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Chase Utley of the Philadelphia Phillies – Thumb Injury

Chase Utley, second baseman for the Philadelphia Phillies, slid into second base on Monday night, injuring his right thumb.  He apparently tore a ligament in his thumb.  Reviewing the video from the injury (http://espn.go.com/video/clip?id=5347188), it appears that Utley may have torn the ulnar collateral ligament of his right thumb.  He underwent surgery on Thursday and is stated to be out for 8 weeks. So, let’s take a look at his injury in a little more detail.


The thumb is a very important digit to humans.  It allows us to grip items, pinch things, and oppose other fingers.  To have this kind of mobility, the thumb relies on a series of ligaments to stabilize the joint.  Two ligaments in particular, the ulnar collateral ligament (UCL) and radial collateral ligaments (RCL), play an important role in holding the base of the thumb stable while we use our thumb.  With your palm facing the ceiling, your UCL sits on the inner base of the thumb, while the RCL sits on the outer base of the thumb.  The UCL stabilizes the thumbs with gripping motions (grabbing a baseball), pinching motions (writing with a pen), and holding sticks (as we do with skiing).


An injury to the UCL is known as a “Skier’s Thumb.” The UCL is injured when there is a force that pushed the tip of the thumb and the thumb outward.  The UCL can stretch but not tear, resulting in a sprain.  If the sprain does not heal and the player continues to resprain the UCL, this can result in a condition known as a “Gamekeeper’s Thumb.”  If the force is great enough, it will tear the UCL, resulting in an unstable thumb.  These forces can occur with a fall on an outstretched hand, gripping the steering wheel very tightly during a motor vehicle accident, or falling on a ski pole or hockey stick.


With a tear of the UCL, the thumb will be unstable.  If you bend the thumb approximately 30 degrees and force the tip outward, the joint at the base of the thumb will gap open.  These patients will have pain, swelling, black and blue marks, and instability when the injury happens.  Over time, if the injury is not treated, the pain and instability will remain.  The instability will be more noticeable with gripping and pinching motions.  These injuries are diagnosed with a physical exam and an xray.  An xray of the hand may show an avulsion fracture at the base of the thumb.  This is consistent with an injury to the UCL where the UCL has not torn, but it has ripped off a piece of bone.  If the UCL is torn through the ligament itself, the xray will appear normal.  In these cases, an MRI may be needed.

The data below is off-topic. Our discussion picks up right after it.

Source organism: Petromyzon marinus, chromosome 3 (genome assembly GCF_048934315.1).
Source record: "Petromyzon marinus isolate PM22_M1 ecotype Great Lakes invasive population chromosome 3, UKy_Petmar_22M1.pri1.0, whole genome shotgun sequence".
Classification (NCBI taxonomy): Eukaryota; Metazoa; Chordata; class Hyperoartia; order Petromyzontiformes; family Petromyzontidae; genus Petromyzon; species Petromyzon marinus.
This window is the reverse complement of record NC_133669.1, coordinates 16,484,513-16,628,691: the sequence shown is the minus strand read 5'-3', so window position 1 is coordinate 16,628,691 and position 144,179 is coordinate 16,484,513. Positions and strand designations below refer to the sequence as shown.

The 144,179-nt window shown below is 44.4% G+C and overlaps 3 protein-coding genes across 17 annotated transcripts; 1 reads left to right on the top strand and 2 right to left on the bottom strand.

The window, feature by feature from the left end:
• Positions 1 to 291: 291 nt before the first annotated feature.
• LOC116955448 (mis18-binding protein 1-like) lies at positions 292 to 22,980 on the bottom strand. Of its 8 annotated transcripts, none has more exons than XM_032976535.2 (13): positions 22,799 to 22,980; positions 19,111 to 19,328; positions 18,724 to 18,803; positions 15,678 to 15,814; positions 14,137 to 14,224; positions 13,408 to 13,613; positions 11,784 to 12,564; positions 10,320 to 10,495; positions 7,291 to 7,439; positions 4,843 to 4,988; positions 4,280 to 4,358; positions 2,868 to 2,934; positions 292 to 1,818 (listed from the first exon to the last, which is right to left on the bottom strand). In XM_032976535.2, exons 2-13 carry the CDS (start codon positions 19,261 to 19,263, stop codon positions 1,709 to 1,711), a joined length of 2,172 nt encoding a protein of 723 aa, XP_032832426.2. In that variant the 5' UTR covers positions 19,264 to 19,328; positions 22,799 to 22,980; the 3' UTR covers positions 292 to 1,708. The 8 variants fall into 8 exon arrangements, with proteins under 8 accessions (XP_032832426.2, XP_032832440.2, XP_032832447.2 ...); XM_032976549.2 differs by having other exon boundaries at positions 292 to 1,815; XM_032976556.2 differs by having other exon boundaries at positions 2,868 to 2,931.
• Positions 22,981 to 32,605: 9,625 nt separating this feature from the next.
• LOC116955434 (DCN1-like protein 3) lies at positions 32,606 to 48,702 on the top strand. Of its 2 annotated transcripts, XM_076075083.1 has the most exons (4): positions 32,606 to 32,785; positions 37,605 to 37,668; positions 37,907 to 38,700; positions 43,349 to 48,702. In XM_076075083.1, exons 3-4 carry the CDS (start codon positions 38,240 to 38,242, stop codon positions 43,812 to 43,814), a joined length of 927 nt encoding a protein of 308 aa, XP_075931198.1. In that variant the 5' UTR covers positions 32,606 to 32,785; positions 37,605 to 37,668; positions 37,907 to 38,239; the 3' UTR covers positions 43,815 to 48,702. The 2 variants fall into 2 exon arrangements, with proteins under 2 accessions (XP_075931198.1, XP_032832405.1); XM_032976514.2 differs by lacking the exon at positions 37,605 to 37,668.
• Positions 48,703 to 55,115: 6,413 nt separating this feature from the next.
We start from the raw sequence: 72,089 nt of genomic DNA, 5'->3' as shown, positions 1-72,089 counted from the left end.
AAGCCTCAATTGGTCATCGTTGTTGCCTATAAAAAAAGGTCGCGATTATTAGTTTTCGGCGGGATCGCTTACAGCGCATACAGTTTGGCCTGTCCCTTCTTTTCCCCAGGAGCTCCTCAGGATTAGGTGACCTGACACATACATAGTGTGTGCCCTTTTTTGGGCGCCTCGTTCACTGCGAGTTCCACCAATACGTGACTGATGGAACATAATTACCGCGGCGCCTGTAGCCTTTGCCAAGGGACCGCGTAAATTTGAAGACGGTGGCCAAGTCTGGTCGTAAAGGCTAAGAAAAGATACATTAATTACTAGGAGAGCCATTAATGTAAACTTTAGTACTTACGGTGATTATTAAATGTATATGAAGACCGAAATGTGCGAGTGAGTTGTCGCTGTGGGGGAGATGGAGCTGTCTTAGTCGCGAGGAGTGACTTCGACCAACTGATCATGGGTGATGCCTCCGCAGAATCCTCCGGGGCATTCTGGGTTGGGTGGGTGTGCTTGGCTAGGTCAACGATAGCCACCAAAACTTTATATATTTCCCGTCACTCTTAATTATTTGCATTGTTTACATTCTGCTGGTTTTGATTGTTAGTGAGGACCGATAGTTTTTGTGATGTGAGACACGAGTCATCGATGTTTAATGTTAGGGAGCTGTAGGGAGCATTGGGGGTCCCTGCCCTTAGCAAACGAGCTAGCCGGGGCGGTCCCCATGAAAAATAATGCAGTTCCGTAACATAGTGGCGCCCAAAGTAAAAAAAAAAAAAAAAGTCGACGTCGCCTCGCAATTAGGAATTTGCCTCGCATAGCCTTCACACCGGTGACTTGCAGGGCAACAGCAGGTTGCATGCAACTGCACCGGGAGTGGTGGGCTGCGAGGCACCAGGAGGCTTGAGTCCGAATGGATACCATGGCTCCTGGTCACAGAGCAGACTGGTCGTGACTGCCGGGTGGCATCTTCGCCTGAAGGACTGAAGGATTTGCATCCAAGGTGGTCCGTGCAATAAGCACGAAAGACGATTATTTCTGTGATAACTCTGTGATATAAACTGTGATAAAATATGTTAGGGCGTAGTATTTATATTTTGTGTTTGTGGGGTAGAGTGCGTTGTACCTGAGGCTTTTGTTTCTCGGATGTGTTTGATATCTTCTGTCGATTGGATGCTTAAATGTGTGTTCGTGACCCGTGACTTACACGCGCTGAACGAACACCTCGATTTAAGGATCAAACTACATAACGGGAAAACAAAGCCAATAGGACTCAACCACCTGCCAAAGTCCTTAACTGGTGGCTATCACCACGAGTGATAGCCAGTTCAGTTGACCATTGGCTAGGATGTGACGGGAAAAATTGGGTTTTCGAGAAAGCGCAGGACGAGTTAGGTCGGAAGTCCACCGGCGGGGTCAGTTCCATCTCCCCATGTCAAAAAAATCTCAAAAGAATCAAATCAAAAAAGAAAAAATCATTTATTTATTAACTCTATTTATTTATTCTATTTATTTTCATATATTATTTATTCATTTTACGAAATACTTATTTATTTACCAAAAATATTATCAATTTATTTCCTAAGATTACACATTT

If you think you have injured your UCL of the thumb, you should seek medical attention within a few days of the injury.


Sprains, partial tears, and non-displaced avulsion fractures can be treated with a short arm cast that goes to the tip of the thumb.  The cast is worn for approximately 4 to 6 weeks.  After this, physical therapy (OT) is required to regain motion and strength of the thumb.

Displaced fractures or ruptures of the UCL can be treated with surgery.  During the surgery, the ligament is repaired or the fracture is fixed back to its position.  A short arm cast that goes to the tip of the thumb is worn for approximately 4 weeks.  After this, physical therapy (OT) is required to regain motion and strength of the thumb.


Athletes treated with surgery for a UCL tear may experience some mild pain and stiffness after recovering from the surgery.


Athletes are typically out of competitive play for approximately 8 to 12 weeks.


For a video animation of “Thumb UCL Injury”, please see the “Education” tab of my website.  Click orthopaedics, then hand, then conditions, then Thumb UCL Injury.

Dr. P

All material published through this blog/website is for informational and entertainment purposes only. Readers are encouraged to confirm the information contained herein with other sources. Patients and consumers should review the information carefully with their professional health care provider. The information is not intended to replace medical advice offered by physicians. Dr. Parekh and Duke University will not be liable for any direct, indirect, consequential, special, exemplary, or other damages arising from the discussions in this blog.

Selene Parekh, M.D.

Selene Parekh, M.D. (also known as the “Fantasy Doctor”) is an orthopaedic surgeon and foremost expert on sports injuries who’s fast becoming the go-to expert for the multibillion dollar fantasy sports industry.

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